ewan venters fortnum and mason

World events have kept Ewan Venters on his toes since he took over as CEO of Fortnum & Mason. At the time of his appointment in summer 2012, London was the centre of the world stage as it prepared to host the Olympics. Today, there are fears the UK will fade into irrelevance among the international community following the Brexit vote.

This is undeniably a worry for a brand that attracts such a large overseas following. But Venters stresses he is a “complete optimist”. The crowds filling every corner of the store - even on a weekday - tell him he is “in for a good Christmas”. And despite Aldi’s copycat Christmas hampers, sales are up 20% on last year.

That’s not to say he is short of opinions on the state of British retail. Here are five key observations.

1. Brexit was ’odd’…

Like many retail chiefs, Venters has avoided giving his opinion on Britain leaving the EU. But his choice of words suggest a definite unease about the decision. “Whenever I travel the world, people find it odd that Brexit happened. Nice sensible people say, ‘What happened?’”

Still, he remains confident Fortnum can cope with whatever challenges come its way. “Whatever Brexit means, we just have to get on with it. Single market or not, we are in a great place to make the most of it and I think businesses generally should just accept that was the outcome. Clearly everybody has to get down to hard work and get on and trade.”

2. …but it hasn’t dampened interest in British food and drink

Despite fears of a backlash against all things British, interest in UK food and drink is currently at a “very high point”, says Venters. He cites the popularity of a Fortnum & Mason cookbook signing in Hong Kong - a “tough” market to crack. “There were over 200 people waiting for Tom Parker Bowles to sign the book,” he reports. “There’s this fascination with Fortnum and Britishness.”

3. Price rises are inevitable

While the supermarkets have remained coy over the impact of Brexit on prices, Venters is clear they will only go one way: up. “There isn’t a supplier who hasn’t already asked for an increase,” he reveals. “It’s typically between 5% and 10%, and nothing north of 10%.” Many believe Fortnum’s emphasis on British produce will protect it from the effects of a weakened pound, but Venters stresses “every British supplier is affected by foreign currency”. “While the produce might be developed and grown in the UK, typically the packaging will come from China or somewhere else in the world. So there’s no way of avoiding there will be increases starting to come through.” However, Venters is keen to point out that Fortnum customers are “every bit as price-sensitive” as run-of-the-mill supermarket customers, so it will try to absorb hikes wherever possible.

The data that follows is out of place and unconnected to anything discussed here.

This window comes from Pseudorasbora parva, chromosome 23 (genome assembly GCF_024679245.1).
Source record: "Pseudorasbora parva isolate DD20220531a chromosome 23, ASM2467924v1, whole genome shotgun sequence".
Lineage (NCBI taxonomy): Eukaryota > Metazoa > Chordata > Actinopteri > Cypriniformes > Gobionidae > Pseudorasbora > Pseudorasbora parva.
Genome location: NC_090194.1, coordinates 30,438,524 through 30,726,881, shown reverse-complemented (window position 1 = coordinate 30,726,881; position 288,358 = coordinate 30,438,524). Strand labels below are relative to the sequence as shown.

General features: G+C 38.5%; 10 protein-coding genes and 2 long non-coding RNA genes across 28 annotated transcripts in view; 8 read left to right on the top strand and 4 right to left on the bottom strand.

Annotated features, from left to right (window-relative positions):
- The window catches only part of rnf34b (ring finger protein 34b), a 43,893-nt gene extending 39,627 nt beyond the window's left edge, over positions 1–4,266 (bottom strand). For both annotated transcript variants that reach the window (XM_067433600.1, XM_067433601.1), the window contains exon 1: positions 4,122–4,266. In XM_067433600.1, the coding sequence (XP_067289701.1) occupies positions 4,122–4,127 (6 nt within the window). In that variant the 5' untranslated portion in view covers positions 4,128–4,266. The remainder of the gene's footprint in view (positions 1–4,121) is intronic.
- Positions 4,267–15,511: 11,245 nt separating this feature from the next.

4. Black Friday isn’t on the cards

Attracting more UK customers has been a key goal for Venters. So far, his strategy seems to have worked - domestic customers now account for 60% of all sales (as opposed to 40% before he took over) and Fortnum has just announced a third year of record-breaking sales and profits. But Venters is determined not to pursue UK custom at all costs. Participating in traffic-driving Black Friday deals was never an option and he says he is willing to stick to his guns - even if it means missing out on sales. “Store sales were up 18% on the day and we had no discount, but web business was flat so we must have taken a hit in terms of online activity that day.”

5. Business rates revamp ‘wrong’

The government’s new business rates system will land Fortnum with a 45% increase in its bill that will run into “hundreds of thousands”, Venters reveals. He is highly critical of the plans, which will primarily hit Londoners with hefty increases. “I know the old system was probably unfair but I think the government has got it wrong,” he argues. Of particular concern is the impact on the small independent shops that characterise West London. “They are going to have an incredibly tough time when these bills really hit home,” he says. Venters believes some will inevitably fold, but hopes the majority remain. “It would be a very sad place if we lost them.”